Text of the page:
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Providing References to Other Employers

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in Employment Law,Firing,Hiring,Human Resources

Despite all the risks, providing other employers with references about your former employees is a good business practice. If you refuse to provide references, eventually you would compromise your ability to find out about applicants you’re considering hiring.

In addition, you can be sued for refusing to give a potential employer information on a former employee’s dangerous or illegal conduct.

As long as the information you provide is objective and well documented, the courts should side with you in the event a former employee files a defamation suit. Give serious consideration to a policy that limits references to basic employment information, such as dates of employment, job duties and salary history.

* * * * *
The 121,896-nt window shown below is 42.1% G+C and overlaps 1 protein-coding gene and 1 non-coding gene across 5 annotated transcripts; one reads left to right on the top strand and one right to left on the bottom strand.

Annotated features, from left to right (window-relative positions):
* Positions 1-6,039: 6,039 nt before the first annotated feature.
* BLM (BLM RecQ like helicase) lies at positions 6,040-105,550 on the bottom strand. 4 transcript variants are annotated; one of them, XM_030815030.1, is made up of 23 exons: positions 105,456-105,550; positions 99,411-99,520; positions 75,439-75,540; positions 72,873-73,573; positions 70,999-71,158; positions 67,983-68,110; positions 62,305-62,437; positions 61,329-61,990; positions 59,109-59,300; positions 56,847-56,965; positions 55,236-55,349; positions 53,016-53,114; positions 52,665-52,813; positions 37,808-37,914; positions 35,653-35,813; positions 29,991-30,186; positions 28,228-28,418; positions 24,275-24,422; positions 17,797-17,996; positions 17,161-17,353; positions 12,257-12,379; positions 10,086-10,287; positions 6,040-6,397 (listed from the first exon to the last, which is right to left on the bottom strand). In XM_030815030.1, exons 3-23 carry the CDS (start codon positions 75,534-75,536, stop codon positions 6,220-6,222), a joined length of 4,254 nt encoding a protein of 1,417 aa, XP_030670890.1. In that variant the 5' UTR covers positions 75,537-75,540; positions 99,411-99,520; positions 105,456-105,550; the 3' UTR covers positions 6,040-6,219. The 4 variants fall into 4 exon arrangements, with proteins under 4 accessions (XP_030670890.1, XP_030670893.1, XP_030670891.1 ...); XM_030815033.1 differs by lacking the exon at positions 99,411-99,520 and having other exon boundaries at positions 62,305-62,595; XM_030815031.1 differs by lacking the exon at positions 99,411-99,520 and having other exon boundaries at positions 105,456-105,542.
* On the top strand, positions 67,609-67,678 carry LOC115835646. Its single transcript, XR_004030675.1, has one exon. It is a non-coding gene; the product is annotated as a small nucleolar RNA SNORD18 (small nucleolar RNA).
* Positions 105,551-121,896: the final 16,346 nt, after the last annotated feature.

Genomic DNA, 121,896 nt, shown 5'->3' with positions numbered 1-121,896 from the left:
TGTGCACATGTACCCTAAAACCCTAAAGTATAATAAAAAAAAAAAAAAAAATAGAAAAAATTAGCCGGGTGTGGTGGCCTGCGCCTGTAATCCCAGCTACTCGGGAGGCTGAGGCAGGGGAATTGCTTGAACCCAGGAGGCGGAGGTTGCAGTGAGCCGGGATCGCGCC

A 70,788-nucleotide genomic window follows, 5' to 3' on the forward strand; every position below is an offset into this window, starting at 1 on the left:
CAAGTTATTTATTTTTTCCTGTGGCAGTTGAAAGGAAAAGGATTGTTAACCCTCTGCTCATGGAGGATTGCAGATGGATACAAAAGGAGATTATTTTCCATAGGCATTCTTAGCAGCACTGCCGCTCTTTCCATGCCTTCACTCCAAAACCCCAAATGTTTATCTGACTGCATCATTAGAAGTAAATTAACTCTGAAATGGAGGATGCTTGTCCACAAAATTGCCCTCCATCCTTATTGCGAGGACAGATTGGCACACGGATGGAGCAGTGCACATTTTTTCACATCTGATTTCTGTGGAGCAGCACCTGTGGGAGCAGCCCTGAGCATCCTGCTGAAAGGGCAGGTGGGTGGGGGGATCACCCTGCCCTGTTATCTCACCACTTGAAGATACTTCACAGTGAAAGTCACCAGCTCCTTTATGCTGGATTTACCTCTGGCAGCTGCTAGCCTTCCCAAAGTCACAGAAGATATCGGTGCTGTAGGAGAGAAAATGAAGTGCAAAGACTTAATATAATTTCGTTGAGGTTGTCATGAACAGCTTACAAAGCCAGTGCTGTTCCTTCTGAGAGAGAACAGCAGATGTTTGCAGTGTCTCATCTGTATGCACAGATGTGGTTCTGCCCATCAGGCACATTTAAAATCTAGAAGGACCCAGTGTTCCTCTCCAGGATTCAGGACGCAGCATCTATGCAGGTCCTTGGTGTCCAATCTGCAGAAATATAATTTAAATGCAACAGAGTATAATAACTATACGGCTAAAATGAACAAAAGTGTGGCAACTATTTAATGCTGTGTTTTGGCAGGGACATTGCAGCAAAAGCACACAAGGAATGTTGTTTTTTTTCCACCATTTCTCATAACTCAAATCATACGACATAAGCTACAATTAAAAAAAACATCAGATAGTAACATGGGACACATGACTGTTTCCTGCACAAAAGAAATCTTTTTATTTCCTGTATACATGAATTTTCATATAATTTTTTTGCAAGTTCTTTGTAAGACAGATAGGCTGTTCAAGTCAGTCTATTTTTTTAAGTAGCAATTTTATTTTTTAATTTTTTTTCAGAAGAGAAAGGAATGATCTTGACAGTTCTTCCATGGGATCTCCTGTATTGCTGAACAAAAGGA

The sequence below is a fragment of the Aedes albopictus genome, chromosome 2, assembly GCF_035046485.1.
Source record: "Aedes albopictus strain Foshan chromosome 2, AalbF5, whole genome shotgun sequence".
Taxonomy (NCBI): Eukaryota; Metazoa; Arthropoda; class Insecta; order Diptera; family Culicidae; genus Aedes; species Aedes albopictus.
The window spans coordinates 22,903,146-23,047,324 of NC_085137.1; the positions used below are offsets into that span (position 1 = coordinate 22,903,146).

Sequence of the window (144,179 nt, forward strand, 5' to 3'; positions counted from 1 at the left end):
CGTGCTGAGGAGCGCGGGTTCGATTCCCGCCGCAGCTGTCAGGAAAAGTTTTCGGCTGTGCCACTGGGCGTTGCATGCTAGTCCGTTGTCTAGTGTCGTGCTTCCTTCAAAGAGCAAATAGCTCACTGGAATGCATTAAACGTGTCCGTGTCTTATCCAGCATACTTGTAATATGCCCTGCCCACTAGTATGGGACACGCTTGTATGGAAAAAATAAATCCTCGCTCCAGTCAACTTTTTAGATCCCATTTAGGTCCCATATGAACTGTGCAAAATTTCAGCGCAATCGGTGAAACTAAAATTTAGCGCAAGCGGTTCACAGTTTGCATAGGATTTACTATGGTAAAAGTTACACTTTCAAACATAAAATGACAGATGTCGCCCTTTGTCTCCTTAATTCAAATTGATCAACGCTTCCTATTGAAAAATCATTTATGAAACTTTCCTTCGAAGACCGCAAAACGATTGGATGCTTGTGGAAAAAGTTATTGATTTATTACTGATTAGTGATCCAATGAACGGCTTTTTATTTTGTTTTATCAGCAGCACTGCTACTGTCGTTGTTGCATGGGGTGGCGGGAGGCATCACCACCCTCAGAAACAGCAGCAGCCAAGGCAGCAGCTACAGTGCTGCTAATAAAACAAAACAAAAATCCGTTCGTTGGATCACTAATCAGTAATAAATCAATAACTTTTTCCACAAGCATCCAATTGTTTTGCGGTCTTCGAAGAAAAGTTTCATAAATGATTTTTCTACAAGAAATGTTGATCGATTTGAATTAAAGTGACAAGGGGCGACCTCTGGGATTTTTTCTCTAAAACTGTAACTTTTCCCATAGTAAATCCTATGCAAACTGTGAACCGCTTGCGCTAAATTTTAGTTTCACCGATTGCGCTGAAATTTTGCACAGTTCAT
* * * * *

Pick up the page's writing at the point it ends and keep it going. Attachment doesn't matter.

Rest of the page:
Another defense: The statements made in the reference are protected by a “qualified privilege”: that is, a libel charge will not stand up in court if the comments were made without malice or deliberate ill-will and were given...(register to read more)

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